I HATE giving directions. I suck at it because I have no natural sense of direction, I can’t read a map, and I’m not all that familiar with the area surrounding my office. For me, giving directions to someone is an opportunity for me to feel stupid.  

I don’t need strangers coming into my office and making me feel stupid.

That’s what my co-workers are for.

Pretty soon after I started working here, I learned to respond to these requests for help with a stone faced “sorry, I don’t know,” before turning back to my computer and pretending to type something of great importance until they give up and find someone in the lobby with a ‘Droid phone or an iPad who can help them.

I do struggle with this approach though because I know it’s not very nice.

But at the same time, this IS a place of business, and I have a job to do, and it doesn’t involve giving directions to stupid lost people.

On the other hand, I do worry about karma. I myself sort of suck at life, and it’s not impossible that I could at some point find myself in desperate need for a stranger to go outside their comfort zone and help me out, not because they have to, but because it’s the decent thing to do…

But at the end of the day, my generally inhospitable nature wins out and I basically tell people to F*off. With my face, not my words.  That would just be crude.

But sometimes it doesn’t work.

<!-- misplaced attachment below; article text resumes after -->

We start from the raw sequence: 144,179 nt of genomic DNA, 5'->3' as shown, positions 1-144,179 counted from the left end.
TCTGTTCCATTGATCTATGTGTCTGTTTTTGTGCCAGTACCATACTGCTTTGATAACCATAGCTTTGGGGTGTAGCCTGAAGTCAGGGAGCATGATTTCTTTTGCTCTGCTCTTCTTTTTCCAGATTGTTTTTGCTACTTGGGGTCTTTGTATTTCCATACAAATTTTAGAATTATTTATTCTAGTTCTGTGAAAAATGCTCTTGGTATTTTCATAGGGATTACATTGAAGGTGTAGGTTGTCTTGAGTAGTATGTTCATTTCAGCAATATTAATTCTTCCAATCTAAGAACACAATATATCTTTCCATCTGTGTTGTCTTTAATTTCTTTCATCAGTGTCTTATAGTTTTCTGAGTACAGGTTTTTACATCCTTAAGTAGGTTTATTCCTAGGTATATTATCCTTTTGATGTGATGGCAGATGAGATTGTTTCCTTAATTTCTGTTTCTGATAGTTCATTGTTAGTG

Like today.

90% of the lost people are elderly or non-english speaking, which sometimes makes me slightly less hostile. But I estimate this guy to be in his mid twenties, and English was definitely his first language.

He opens the door and says “Hey, I’m a little bit lost, can you tell me where Legato Road is?”

I know I’ve passed a sign for that road at some point, and as I’m trying to decide if I want to/am able to figure it out, he says “Can you just google map it for me?”

I was so stunned by the audacity of the request and the confidence with which he asked it…that I did it.

Then two seconds later wondered what the fuck I was doing, so decided I’d just bring up the map and print it out and send him on his way.

I type in the address he gives me, the address of my office, and hit print.

He says “Can you turn your monitor so I can see the map?”

I said “I’m printing it for you,” in my flattest voice and I got up from my desk and went into the copy room to get it off the printer.

But one of my co-workers was printing a gigantic .PDF file and I realized it would be several minutes before the map would print.

That’s when I lost my patience. One of my co-workers, who knows how much I hate playing Information Desk, was in the copy room and commented on “my friend at my desk.”